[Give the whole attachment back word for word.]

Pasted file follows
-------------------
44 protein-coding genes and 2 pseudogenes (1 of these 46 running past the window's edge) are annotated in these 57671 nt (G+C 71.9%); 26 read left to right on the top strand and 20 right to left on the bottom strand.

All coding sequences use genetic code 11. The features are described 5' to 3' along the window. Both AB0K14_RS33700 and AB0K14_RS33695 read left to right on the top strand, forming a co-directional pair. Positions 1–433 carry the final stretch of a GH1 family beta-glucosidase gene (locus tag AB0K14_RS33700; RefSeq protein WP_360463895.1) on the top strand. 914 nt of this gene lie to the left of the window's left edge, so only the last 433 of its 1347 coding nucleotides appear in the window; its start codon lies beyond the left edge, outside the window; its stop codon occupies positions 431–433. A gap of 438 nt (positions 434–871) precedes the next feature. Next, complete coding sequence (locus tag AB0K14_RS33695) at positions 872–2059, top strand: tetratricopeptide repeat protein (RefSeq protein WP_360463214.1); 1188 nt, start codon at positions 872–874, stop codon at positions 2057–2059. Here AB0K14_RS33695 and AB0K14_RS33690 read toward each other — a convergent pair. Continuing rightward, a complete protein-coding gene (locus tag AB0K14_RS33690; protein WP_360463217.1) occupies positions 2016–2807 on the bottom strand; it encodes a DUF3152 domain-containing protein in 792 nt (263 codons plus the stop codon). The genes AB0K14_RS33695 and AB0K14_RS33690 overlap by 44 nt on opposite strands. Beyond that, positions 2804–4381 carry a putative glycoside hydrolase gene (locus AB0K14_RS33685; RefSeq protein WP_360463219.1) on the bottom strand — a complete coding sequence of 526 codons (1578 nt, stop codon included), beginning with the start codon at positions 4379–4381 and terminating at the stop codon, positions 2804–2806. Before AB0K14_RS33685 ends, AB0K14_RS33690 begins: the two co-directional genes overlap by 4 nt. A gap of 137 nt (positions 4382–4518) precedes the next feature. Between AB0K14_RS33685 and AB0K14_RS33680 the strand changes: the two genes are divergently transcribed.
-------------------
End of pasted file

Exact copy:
44 protein-coding genes and 2 pseudogenes (1 of these 46 running past the window's edge) are annotated in these 57671 nt (G+C 71.9%); 26 read left to right on the top strand and 20 right to left on the bottom strand.

All coding sequences use genetic code 11. The features are described 5' to 3' along the window. Both AB0K14_RS33700 and AB0K14_RS33695 read left to right on the top strand, forming a co-directional pair. Positions 1–433 carry the final stretch of a GH1 family beta-glucosidase gene (locus tag AB0K14_RS33700; RefSeq protein WP_360463895.1) on the top strand. 914 nt of this gene lie to the left of the window's left edge, so only the last 433 of its 1347 coding nucleotides appear in the window; its start codon lies beyond the left edge, outside the window; its stop codon occupies positions 431–433. A gap of 438 nt (positions 434–871) precedes the next feature. Next, complete coding sequence (locus tag AB0K14_RS33695) at positions 872–2059, top strand: tetratricopeptide repeat protein (RefSeq protein WP_360463214.1); 1188 nt, start codon at positions 872–874, stop codon at positions 2057–2059. Here AB0K14_RS33695 and AB0K14_RS33690 read toward each other — a convergent pair. Continuing rightward, a complete protein-coding gene (locus tag AB0K14_RS33690; protein WP_360463217.1) occupies positions 2016–2807 on the bottom strand; it encodes a DUF3152 domain-containing protein in 792 nt (263 codons plus the stop codon). The genes AB0K14_RS33695 and AB0K14_RS33690 overlap by 44 nt on opposite strands. Beyond that, positions 2804–4381 carry a putative glycoside hydrolase gene (locus AB0K14_RS33685; RefSeq protein WP_360463219.1) on the bottom strand — a complete coding sequence of 526 codons (1578 nt, stop codon included), beginning with the start codon at positions 4379–4381 and terminating at the stop codon, positions 2804–2806. Before AB0K14_RS33685 ends, AB0K14_RS33690 begins: the two co-directional genes overlap by 4 nt. A gap of 137 nt (positions 4382–4518) precedes the next feature. Between AB0K14_RS33685 and AB0K14_RS33680 the strand changes: the two genes are divergently transcribed.